The inclusion criteria were as follows: premenopausal women; low back pain lasting more than 3 months; nonobese (BMI < 25 kg/m2); no radiating pain; no spine surgery; no use of pain medication; and currently no regular exercise or other therapy for back pain. Exclusion criteria included pregnancy, inflammatory disease (e.g., rheumatoid arthritis), infectious disease, spine disorders, osteoporosis, cancer, cardiovascular disease, or neurological disease.

2.3. Yoga Program

The 12-week Hatha yoga program was performed for 1 hour, three times a week in a yoga studio. One experienced yoga instructor taught all yoga classes. The instructor has a long-term experience in teaching yoga therapy to individuals with low back pain. Yoga program consisted of a set of 10-minute warm-up (breathing and stretching), 40-minute yoga poses with appropriate awareness of breathing, and 10-minute relaxation and meditation. The Hatha yoga poses used in this study were adapted from previous studies [13, 35]. The yoga program was divided into three 4-week segments. Twelve poses were selected from 24 postures for each segment. Subjects were gradually progressed from simple poses to more challenging poses with each subsequent segment. No props were used. Some yoga poses were modified for people with low back pain. Participants were recommended to decrease the range of motion or fold their knees not to go over their physical limits. Plow pose and shoulder-stand pose were replaced with bridge pose when they had difficulties. Each segment included the following poses:(1)weeks 1–4: seated forward bend (Paschimottanasana), half-spinal twist pose (Ardha Matsyendrasana), cow face pose (Gomukhasana), cobra pose (Bhujangasana), heron pose (Krauncasana), fish pose (Matsyasana), tree pose (Vrksasana), cat and cow pose (Marjariasana), locust pose (Salabhasana), standing forward bend (Uttanasana), triangle pose (Utthita Trikonasana), and butterfly pose (Baddha Konasana);(2)weeks 5–8: tree pose (Vrksasana), cat and cow pose (Marjariasana), locust pose (Salabhasana), standing forward bend (Uttanasana), triangle pose (Utthita Trikonasana), butterfly pose (Baddha Konasana), half-moon pose (Ardha Chandrasana), bridge pose (Setu Bandhasana), bow pose (Dhanurasana), knee together twist (Jathara Parivartanasana), downward-facing dog (Adho Mukha Svanasana), and plow pose (Halasana);(3)weeks 9–12: half-moon pose (Ardha Chandrasana), bridge pose (Setu Bandhasana), bow pose (Dhanurasana), knee together twist (Jathara Parivartanasana), downward-facing dog (Adho Mukha Svanasana), plow pose (Halasana), gate pose (Parighasana), camel pose (Ustrasana), wide seated forward bend pose (Upavistha Konasana), warrior pose (Virabhadrasana), supine spinal twist (Supta Matsyendrasana), and shoulder-stand pose (Sarvangasana).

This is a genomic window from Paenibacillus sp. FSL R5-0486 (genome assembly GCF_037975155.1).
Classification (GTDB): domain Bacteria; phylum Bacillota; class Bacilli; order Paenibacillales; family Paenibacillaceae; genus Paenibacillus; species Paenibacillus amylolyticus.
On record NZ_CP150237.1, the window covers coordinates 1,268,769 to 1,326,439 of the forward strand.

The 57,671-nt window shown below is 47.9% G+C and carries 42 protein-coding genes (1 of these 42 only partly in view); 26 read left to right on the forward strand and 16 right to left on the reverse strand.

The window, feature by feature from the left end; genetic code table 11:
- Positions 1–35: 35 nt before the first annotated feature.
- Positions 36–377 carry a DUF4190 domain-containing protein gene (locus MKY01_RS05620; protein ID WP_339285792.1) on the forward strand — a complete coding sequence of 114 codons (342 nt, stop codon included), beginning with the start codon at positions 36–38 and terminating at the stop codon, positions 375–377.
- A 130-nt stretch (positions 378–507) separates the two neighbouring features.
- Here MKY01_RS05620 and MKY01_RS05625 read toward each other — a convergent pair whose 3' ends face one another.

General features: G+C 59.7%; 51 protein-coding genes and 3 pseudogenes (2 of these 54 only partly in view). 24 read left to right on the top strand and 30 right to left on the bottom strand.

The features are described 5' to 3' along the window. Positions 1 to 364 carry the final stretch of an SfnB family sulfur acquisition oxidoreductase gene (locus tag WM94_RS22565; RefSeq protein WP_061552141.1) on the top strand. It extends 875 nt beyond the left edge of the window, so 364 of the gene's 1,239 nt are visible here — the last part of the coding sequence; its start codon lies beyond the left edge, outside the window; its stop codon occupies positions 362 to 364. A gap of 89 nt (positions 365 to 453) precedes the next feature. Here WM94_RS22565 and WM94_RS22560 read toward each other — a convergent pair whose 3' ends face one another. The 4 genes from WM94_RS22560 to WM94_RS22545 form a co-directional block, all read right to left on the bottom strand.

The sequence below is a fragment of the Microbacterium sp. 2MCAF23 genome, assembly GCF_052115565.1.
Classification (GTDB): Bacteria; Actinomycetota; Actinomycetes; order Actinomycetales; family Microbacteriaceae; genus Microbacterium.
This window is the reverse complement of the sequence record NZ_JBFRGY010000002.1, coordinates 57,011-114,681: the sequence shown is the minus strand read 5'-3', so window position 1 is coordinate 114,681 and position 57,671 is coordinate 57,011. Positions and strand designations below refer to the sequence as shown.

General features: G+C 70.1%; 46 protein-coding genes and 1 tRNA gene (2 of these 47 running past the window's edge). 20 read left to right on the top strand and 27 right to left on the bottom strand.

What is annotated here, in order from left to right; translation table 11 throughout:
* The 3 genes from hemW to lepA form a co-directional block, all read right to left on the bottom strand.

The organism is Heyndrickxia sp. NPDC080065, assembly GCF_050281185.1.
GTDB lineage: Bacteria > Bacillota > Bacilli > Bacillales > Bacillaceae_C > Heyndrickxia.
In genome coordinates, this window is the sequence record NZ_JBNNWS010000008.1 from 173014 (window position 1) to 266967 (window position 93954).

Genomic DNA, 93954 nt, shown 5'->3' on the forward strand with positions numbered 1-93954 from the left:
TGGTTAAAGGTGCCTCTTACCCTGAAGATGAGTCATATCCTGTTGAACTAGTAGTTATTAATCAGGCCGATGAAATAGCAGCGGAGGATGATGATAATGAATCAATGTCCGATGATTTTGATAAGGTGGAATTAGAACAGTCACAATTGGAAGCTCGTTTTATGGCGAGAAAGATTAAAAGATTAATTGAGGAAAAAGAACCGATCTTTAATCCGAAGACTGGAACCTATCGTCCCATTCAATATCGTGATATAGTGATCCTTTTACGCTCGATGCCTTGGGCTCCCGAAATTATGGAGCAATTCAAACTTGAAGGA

2.4. Baseline Characteristics

Body weight and height were measured, and BMI was calculated to estimate obesity. Previous treatments for low back pain, duration of back pain, diagnosed diseases from doctors, medications currently taking, and history of smoking were surveyed.

2.5. Outcome Measures

To evaluate the beneficial effect of our 12-week yoga program on back pain (as well as physical function and depression) at the molecular level, we measured the changes of BDNF and serotonin levels for the following reasons:(1)BDNF was implicated in playing a role in nociception of back pain [2326];(2)BDNF was suggested to act cooperatively with serotonin [20];(3)Serotonin was proposed as a neuromodulator mediating the effect of yoga [31, 32];(4)Serotonin is involved both in pain and depression [1619];(5)Both BDNF and serotonin increase with exercise intervention [20].